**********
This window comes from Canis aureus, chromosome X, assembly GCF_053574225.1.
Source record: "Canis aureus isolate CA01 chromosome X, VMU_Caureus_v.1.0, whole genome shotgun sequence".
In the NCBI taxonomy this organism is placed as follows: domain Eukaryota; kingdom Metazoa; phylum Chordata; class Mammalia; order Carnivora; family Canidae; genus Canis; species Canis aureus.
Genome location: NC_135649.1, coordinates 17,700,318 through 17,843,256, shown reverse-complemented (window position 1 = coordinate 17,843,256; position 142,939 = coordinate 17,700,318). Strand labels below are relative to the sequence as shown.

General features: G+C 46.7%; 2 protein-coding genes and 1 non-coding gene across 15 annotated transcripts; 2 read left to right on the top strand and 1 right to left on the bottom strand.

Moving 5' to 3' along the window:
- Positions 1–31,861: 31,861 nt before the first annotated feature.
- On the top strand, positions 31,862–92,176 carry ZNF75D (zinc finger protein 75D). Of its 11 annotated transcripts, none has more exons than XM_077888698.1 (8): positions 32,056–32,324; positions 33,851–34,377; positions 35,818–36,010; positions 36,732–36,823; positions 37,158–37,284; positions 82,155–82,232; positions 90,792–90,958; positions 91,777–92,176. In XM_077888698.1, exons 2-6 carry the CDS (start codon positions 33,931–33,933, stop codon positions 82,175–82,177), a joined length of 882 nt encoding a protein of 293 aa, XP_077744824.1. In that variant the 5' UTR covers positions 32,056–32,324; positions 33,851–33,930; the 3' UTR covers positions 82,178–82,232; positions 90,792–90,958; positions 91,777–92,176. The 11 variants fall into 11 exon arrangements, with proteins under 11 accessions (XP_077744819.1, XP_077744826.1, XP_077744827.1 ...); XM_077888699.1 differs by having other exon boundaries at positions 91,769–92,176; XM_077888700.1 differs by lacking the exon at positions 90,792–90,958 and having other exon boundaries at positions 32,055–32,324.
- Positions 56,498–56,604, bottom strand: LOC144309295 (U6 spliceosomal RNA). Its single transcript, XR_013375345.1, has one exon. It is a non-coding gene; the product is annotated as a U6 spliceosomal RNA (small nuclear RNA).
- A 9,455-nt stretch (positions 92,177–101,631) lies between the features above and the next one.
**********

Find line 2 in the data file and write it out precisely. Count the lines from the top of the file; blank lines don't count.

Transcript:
Source record: "Canis aureus isolate CA01 chromosome X, VMU_Caureus_v.1.0, whole genome shotgun sequence".